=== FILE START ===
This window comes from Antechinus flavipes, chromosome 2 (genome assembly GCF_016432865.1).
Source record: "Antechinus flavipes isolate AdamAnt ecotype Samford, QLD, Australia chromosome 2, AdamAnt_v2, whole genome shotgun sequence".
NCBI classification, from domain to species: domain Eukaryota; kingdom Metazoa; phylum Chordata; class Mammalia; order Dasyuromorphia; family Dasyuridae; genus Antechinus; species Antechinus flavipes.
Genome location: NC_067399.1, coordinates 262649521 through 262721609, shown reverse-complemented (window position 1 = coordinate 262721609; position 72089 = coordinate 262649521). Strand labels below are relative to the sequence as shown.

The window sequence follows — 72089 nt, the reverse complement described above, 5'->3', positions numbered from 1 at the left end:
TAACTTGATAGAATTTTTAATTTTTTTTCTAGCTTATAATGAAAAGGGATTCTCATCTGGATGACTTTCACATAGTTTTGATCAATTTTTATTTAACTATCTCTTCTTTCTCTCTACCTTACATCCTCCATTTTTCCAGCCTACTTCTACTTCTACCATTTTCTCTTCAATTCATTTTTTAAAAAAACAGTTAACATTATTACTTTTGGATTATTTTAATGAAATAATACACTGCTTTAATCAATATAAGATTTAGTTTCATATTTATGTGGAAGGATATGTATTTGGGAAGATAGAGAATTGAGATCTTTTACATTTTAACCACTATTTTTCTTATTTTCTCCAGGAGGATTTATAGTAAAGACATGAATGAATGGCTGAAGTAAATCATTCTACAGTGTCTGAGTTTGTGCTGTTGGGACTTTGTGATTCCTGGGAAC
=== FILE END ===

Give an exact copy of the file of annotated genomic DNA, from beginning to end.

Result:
This window comes from Antechinus flavipes, chromosome 2 (genome assembly GCF_016432865.1).
Source record: "Antechinus flavipes isolate AdamAnt ecotype Samford, QLD, Australia chromosome 2, AdamAnt_v2, whole genome shotgun sequence".
NCBI classification, from domain to species: domain Eukaryota; kingdom Metazoa; phylum Chordata; class Mammalia; order Dasyuromorphia; family Dasyuridae; genus Antechinus; species Antechinus flavipes.
Genome location: NC_067399.1, coordinates 262649521 through 262721609, shown reverse-complemented (window position 1 = coordinate 262721609; position 72089 = coordinate 262649521). Strand labels below are relative to the sequence as shown.

The window sequence follows — 72089 nt, the reverse complement described above, 5'->3', positions numbered from 1 at the left end:
TAACTTGATAGAATTTTTAATTTTTTTTCTAGCTTATAATGAAAAGGGATTCTCATCTGGATGACTTTCACATAGTTTTGATCAATTTTTATTTAACTATCTCTTCTTTCTCTCTACCTTACATCCTCCATTTTTCCAGCCTACTTCTACTTCTACCATTTTCTCTTCAATTCATTTTTTAAAAAAACAGTTAACATTATTACTTTTGGATTATTTTAATGAAATAATACACTGCTTTAATCAATATAAGATTTAGTTTCATATTTATGTGGAAGGATATGTATTTGGGAAGATAGAGAATTGAGATCTTTTACATTTTAACCACTATTTTTCTTATTTTCTCCAGGAGGATTTATAGTAAAGACATGAATGAATGGCTGAAGTAAATCATTCTACAGTGTCTGAGTTTGTGCTGTTGGGACTTTGTGATTCCTGGGAAC